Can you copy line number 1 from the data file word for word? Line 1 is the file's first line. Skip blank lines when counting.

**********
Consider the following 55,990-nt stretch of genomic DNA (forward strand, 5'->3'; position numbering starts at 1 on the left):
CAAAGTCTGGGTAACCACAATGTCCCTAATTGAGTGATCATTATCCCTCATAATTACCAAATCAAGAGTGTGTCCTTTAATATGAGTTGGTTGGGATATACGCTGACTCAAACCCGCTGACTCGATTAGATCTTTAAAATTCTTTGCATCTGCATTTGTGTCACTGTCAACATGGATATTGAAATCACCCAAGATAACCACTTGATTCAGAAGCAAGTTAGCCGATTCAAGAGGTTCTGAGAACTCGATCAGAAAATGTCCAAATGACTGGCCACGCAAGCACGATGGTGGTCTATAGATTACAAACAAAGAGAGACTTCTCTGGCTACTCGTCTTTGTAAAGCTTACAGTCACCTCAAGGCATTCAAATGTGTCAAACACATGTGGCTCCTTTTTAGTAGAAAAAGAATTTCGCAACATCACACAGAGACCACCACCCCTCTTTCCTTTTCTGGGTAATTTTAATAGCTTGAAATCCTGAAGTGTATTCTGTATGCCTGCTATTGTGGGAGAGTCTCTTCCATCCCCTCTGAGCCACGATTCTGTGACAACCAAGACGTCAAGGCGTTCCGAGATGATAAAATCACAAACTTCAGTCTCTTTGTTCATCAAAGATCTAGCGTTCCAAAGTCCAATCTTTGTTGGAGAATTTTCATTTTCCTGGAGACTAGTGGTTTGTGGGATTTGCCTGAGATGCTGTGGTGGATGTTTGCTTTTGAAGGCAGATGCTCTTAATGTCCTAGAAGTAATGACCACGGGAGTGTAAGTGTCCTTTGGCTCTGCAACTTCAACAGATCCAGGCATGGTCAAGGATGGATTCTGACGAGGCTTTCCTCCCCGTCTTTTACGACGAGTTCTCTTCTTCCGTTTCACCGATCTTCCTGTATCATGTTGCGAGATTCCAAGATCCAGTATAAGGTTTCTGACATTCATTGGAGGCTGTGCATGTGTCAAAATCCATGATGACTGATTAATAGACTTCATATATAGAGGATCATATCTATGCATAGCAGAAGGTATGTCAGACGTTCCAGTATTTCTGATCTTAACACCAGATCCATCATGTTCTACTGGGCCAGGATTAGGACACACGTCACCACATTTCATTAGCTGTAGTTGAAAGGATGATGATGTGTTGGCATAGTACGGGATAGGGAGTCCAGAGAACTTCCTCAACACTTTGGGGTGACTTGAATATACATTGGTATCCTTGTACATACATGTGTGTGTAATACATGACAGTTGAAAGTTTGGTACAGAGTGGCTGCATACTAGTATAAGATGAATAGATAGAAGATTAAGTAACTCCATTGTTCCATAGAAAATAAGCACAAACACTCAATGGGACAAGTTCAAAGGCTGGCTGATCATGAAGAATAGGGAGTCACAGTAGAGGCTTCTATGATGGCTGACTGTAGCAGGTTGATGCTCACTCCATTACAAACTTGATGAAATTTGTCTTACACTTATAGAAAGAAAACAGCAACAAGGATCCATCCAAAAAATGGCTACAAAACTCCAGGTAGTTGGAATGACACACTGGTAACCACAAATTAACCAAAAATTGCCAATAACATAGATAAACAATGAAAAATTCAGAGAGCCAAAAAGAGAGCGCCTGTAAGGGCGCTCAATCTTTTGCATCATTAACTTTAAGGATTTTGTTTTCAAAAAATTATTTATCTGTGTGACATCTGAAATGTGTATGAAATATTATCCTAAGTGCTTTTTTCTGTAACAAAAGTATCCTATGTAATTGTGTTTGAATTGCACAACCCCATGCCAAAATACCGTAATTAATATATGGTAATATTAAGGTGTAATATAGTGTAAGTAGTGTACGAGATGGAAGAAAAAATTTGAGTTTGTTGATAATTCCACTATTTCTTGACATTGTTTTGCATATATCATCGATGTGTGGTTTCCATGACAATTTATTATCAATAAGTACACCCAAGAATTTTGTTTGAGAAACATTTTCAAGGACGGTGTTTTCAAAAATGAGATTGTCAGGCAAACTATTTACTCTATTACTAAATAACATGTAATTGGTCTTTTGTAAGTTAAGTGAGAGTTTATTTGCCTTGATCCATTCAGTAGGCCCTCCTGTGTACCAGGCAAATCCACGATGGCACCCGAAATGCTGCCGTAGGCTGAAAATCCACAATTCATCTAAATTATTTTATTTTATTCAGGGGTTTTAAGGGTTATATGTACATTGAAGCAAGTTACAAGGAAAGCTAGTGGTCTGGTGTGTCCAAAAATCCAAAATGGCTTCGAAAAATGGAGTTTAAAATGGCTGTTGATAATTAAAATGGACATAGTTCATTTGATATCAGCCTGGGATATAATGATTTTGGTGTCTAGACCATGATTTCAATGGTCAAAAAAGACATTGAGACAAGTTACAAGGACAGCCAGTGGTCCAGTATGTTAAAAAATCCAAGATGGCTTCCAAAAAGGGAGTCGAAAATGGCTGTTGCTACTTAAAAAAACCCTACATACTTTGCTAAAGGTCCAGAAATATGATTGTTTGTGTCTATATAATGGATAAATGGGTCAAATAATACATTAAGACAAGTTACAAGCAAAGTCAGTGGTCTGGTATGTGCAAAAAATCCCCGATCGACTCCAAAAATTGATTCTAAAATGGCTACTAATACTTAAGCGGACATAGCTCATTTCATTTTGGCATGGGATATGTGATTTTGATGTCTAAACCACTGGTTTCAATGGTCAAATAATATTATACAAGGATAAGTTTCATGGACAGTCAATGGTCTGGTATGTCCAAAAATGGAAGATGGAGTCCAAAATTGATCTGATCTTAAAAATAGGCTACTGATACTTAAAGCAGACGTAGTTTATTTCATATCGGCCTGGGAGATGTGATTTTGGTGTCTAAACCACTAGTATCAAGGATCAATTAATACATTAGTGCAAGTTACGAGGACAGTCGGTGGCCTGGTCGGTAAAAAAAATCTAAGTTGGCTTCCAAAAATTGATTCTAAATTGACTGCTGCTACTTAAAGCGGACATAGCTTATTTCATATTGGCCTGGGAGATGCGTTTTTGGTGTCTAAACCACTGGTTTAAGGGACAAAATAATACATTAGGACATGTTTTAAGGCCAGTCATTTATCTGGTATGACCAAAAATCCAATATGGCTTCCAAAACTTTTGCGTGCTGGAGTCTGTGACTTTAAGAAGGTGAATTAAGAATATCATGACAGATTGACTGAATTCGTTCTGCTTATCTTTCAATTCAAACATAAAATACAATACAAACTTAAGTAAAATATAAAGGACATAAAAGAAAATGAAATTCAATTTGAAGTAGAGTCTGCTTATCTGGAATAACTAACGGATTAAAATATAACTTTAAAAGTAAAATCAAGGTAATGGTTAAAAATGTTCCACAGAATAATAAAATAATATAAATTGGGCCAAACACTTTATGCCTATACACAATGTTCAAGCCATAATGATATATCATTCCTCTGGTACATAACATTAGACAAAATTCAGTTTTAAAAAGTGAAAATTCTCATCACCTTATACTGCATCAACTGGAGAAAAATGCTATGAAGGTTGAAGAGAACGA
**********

Consider the following 55,990-nt stretch of genomic DNA (forward strand, 5'->3'; position numbering starts at 1 on the left):